By the 1980s, American fast food had joined Dublin’s already extensive repertoire of food choices. McDonald’s and Captain America’s—both still located on Grafton Street—became popular spots. At the same time, old favourites like Bewley’s Oriental Café continued to delight customers. Today, as Mairtin Mac Con Iomaire writes, “the evolving future of Dublin restaurants appears promising,” with a revived haute cuisine scene and an ever-growing diversity of restaurants. But Dubliners can still enjoy a “Wan an’ Wan” by the Liffey.


This gallery was created by Alissa Cartwright, who carried out an internship at the Dublin City Library and Archive in 2017 while completing at M.Phil in Public History and Cultural heritage in Trinity College, Dublin. Alissa is a graduate of the University of Victoria on Vancouver Island in Canada, where she obtained a B.A. (Hons) in History with a minor in English. She hopes to complete a Ph.D. in history in Canada or the United States after finishing her degree at Trinity. Alissa would like to acknowledge her thanks to Enda Leaney of Dublin City Public Libraries & Archive for his assistance and advice.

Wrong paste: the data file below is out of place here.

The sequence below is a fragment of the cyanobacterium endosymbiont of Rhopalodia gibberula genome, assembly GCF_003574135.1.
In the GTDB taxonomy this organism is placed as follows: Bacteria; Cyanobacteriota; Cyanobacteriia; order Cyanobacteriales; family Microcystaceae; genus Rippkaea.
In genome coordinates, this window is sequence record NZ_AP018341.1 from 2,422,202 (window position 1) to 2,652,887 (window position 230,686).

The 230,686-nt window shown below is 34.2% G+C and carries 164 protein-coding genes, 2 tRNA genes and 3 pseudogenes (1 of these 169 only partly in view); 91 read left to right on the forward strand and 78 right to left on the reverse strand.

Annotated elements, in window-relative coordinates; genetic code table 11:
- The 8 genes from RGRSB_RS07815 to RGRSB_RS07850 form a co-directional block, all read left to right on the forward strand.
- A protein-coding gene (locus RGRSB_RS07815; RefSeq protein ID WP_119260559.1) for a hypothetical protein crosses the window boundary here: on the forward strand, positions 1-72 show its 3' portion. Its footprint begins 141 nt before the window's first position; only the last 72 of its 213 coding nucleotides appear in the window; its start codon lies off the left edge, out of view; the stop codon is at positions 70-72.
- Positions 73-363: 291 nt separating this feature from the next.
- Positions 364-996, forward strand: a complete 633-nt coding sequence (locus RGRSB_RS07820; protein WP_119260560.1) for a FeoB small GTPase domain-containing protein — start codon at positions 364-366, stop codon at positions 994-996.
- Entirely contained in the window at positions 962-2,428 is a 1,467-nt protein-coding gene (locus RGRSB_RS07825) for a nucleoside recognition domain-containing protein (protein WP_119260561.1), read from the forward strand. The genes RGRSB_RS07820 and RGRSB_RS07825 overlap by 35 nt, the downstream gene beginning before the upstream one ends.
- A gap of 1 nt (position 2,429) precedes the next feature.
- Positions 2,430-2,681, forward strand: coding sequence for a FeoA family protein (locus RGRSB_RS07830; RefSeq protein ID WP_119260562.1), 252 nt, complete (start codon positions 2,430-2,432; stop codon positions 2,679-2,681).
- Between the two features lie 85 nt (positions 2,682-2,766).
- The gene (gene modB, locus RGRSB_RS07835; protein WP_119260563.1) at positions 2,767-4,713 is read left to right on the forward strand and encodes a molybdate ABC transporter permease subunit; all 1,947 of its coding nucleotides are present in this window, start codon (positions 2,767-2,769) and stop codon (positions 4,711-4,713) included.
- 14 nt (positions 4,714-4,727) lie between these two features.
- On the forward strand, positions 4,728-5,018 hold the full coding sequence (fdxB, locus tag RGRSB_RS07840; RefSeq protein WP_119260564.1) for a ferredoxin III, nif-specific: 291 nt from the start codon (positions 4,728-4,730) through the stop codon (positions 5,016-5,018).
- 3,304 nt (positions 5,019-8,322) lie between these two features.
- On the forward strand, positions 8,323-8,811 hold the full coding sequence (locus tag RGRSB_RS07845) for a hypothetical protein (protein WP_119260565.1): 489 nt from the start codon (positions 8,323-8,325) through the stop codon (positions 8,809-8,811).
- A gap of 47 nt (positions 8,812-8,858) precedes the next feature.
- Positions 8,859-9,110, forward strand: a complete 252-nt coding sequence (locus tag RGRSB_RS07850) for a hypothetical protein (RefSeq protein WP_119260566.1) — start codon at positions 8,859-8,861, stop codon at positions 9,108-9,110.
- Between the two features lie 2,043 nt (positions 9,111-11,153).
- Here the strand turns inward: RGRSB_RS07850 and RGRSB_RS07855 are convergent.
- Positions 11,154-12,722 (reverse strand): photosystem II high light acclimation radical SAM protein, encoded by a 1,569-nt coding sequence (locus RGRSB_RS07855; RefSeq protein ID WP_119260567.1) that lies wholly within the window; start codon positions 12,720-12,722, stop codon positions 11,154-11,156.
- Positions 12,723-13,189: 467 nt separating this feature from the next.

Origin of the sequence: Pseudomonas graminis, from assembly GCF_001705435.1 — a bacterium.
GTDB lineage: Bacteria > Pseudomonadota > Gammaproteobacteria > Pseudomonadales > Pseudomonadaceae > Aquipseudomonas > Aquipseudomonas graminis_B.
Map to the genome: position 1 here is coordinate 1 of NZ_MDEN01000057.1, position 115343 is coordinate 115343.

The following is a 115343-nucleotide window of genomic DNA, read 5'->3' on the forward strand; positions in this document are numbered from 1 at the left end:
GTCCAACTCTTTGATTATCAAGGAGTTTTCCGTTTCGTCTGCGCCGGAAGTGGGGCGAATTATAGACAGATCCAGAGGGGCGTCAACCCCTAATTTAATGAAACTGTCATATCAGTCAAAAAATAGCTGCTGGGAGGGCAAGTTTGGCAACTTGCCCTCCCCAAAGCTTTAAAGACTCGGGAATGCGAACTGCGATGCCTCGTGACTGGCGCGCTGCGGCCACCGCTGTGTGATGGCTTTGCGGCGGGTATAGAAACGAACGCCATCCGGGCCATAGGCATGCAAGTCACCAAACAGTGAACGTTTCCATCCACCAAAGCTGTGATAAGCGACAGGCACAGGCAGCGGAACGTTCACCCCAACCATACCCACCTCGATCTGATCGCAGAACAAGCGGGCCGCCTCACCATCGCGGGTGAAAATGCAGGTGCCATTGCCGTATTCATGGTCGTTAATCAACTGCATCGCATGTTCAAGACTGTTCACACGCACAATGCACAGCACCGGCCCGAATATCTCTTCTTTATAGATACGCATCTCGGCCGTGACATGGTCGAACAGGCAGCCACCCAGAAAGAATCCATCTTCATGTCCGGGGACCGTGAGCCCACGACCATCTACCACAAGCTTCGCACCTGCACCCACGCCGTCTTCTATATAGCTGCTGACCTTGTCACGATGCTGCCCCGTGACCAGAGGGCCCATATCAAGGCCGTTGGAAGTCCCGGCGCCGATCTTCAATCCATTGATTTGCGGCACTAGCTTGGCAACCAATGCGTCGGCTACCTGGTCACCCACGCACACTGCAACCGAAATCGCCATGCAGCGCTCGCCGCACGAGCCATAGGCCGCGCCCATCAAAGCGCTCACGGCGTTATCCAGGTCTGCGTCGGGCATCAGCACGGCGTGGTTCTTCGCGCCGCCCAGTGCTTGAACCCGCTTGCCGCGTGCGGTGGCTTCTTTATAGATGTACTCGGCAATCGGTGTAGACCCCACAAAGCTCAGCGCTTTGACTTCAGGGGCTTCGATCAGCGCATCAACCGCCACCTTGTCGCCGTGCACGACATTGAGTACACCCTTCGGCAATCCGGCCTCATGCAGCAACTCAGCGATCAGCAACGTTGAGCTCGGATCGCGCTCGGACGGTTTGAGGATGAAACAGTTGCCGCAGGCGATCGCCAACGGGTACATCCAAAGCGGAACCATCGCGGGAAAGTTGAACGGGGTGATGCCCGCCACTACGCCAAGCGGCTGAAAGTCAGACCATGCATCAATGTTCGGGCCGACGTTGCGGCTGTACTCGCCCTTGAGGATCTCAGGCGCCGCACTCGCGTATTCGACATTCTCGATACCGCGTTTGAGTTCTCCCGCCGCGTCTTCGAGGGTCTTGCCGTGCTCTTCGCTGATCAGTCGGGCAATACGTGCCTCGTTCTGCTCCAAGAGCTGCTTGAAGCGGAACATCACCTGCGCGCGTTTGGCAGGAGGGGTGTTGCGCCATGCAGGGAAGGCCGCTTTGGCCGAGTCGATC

Further Reading

  • “1970s Ireland: When Old Ideas Met New Affluence,” The Irish Times, 27 October, 2012.
  • “Best Bash for a Thousand Years,” The Irish Times, 11 July, 1988.
  • Dublin Bread Company Restaurant.” Irish Architectural Archive.
  • Dublin’s First Chinese Restaurants: 1956-mid 1960s.” Come Here to Me! Dublin Life & Culture, 25 July, 2012.
  • “Café was rebels’ sniper and observation post,” Herald.ie, 10 March, 2016.
  • “Coffee Palace Bazaar,” The Irish Times, 26 June, 1875.
  • Harris, Nick. Dublin’s Little Jerusalem. Dublin: A.A. Farmar, 2002.
  • Iomaire, Mairtin Mac Con. “Food as ‘Motif’ in the Irish Song Tradition.” Dublin Institute of Technology.
  • Iomaire, Mairtin Mac Con. “The Changing Geography and Fortunes of Dublin’s Haute Cuisine Restaurants, 1958-2008.” Food, Culture, and Society 14, no. 4 (525-545).
  • “Irish International Exhibition: A View of the Grounds,” The Irish Times, 6 April, 1907.
  • Kennedy, Michael. “Where’s the Taj Mahal?” History Ireland July/August 2010, 50-52.
  • “Take Interest in Vegetables,” The Irish Times, 5 May, 1945.
  • “Vegetarian Pie,” The Irish Times, 13 May, 1929.
  • “Vegetarian Fridays,” The Irish Times, 17 February, 1940.

Access Irish Newspaper archives with your library membership: Irish Newspaper Archives, Irish Times Digital Archive, ProQuest Newspaper Search. History Ireland is available at the Reading Room, Dublin City Library and Archive and many of our branch libraries, see Newspapers, Magazines and Journals.

Search and browse the Libraries and Archive Digital Repository. Highlights include the Fáilte Ireland Photographic Collection, Dublin City Council Photographic Collection, the Irish Theatre Archive.